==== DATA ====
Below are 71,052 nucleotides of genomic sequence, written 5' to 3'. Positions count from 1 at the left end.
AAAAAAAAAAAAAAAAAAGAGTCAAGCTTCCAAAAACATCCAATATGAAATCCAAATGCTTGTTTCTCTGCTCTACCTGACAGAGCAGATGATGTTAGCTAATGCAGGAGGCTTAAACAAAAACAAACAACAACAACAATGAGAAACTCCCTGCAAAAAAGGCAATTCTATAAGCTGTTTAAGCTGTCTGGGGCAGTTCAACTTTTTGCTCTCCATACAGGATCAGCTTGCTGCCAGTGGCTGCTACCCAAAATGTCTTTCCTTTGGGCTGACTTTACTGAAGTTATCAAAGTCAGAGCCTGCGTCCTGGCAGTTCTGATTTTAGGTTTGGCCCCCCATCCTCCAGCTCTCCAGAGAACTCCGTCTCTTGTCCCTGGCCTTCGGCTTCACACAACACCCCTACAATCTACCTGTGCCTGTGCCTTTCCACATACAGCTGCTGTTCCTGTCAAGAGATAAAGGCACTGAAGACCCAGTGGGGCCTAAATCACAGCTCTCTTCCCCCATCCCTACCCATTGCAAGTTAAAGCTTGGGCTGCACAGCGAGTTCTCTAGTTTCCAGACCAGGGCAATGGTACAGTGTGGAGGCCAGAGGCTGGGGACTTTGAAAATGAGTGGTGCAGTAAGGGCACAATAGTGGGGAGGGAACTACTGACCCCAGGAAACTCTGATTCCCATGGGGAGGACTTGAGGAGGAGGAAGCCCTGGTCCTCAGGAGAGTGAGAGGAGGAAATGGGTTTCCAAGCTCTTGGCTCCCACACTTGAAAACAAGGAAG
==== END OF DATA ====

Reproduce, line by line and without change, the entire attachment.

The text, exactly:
Below are 71,052 nucleotides of genomic sequence, written 5' to 3'. Positions count from 1 at the left end.
AAAAAAAAAAAAAAAAAAGAGTCAAGCTTCCAAAAACATCCAATATGAAATCCAAATGCTTGTTTCTCTGCTCTACCTGACAGAGCAGATGATGTTAGCTAATGCAGGAGGCTTAAACAAAAACAAACAACAACAACAATGAGAAACTCCCTGCAAAAAAGGCAATTCTATAAGCTGTTTAAGCTGTCTGGGGCAGTTCAACTTTTTGCTCTCCATACAGGATCAGCTTGCTGCCAGTGGCTGCTACCCAAAATGTCTTTCCTTTGGGCTGACTTTACTGAAGTTATCAAAGTCAGAGCCTGCGTCCTGGCAGTTCTGATTTTAGGTTTGGCCCCCCATCCTCCAGCTCTCCAGAGAACTCCGTCTCTTGTCCCTGGCCTTCGGCTTCACACAACACCCCTACAATCTACCTGTGCCTGTGCCTTTCCACATACAGCTGCTGTTCCTGTCAAGAGATAAAGGCACTGAAGACCCAGTGGGGCCTAAATCACAGCTCTCTTCCCCCATCCCTACCCATTGCAAGTTAAAGCTTGGGCTGCACAGCGAGTTCTCTAGTTTCCAGACCAGGGCAATGGTACAGTGTGGAGGCCAGAGGCTGGGGACTTTGAAAATGAGTGGTGCAGTAAGGGCACAATAGTGGGGAGGGAACTACTGACCCCAGGAAACTCTGATTCCCATGGGGAGGACTTGAGGAGGAGGAAGCCCTGGTCCTCAGGAGAGTGAGAGGAGGAAATGGGTTTCCAAGCTCTTGGCTCCCACACTTGAAAACAAGGAAG